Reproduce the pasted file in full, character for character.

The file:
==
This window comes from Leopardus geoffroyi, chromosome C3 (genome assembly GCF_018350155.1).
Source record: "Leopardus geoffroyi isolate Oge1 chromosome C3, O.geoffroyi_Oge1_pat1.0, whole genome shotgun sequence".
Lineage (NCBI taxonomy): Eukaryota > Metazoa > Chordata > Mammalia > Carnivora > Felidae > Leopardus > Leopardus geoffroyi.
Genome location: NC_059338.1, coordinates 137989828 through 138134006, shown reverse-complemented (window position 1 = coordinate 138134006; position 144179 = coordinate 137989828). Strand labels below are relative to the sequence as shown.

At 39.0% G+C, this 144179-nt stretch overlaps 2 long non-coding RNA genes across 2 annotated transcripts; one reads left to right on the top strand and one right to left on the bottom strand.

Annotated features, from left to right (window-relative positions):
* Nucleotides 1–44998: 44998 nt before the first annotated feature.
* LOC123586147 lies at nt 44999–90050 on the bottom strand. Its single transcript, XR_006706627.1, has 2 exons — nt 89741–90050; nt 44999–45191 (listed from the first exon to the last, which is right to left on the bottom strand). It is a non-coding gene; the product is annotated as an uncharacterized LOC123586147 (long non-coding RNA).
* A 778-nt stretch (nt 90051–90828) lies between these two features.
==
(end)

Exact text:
This window comes from Leopardus geoffroyi, chromosome C3 (genome assembly GCF_018350155.1).
Source record: "Leopardus geoffroyi isolate Oge1 chromosome C3, O.geoffroyi_Oge1_pat1.0, whole genome shotgun sequence".
Lineage (NCBI taxonomy): Eukaryota > Metazoa > Chordata > Mammalia > Carnivora > Felidae > Leopardus > Leopardus geoffroyi.
Genome location: NC_059338.1, coordinates 137989828 through 138134006, shown reverse-complemented (window position 1 = coordinate 138134006; position 144179 = coordinate 137989828). Strand labels below are relative to the sequence as shown.

At 39.0% G+C, this 144179-nt stretch overlaps 2 long non-coding RNA genes across 2 annotated transcripts; one reads left to right on the top strand and one right to left on the bottom strand.

Annotated features, from left to right (window-relative positions):
* Nucleotides 1–44998: 44998 nt before the first annotated feature.
* LOC123586147 lies at nt 44999–90050 on the bottom strand. Its single transcript, XR_006706627.1, has 2 exons — nt 89741–90050; nt 44999–45191 (listed from the first exon to the last, which is right to left on the bottom strand). It is a non-coding gene; the product is annotated as an uncharacterized LOC123586147 (long non-coding RNA).
* A 778-nt stretch (nt 90051–90828) lies between these two features.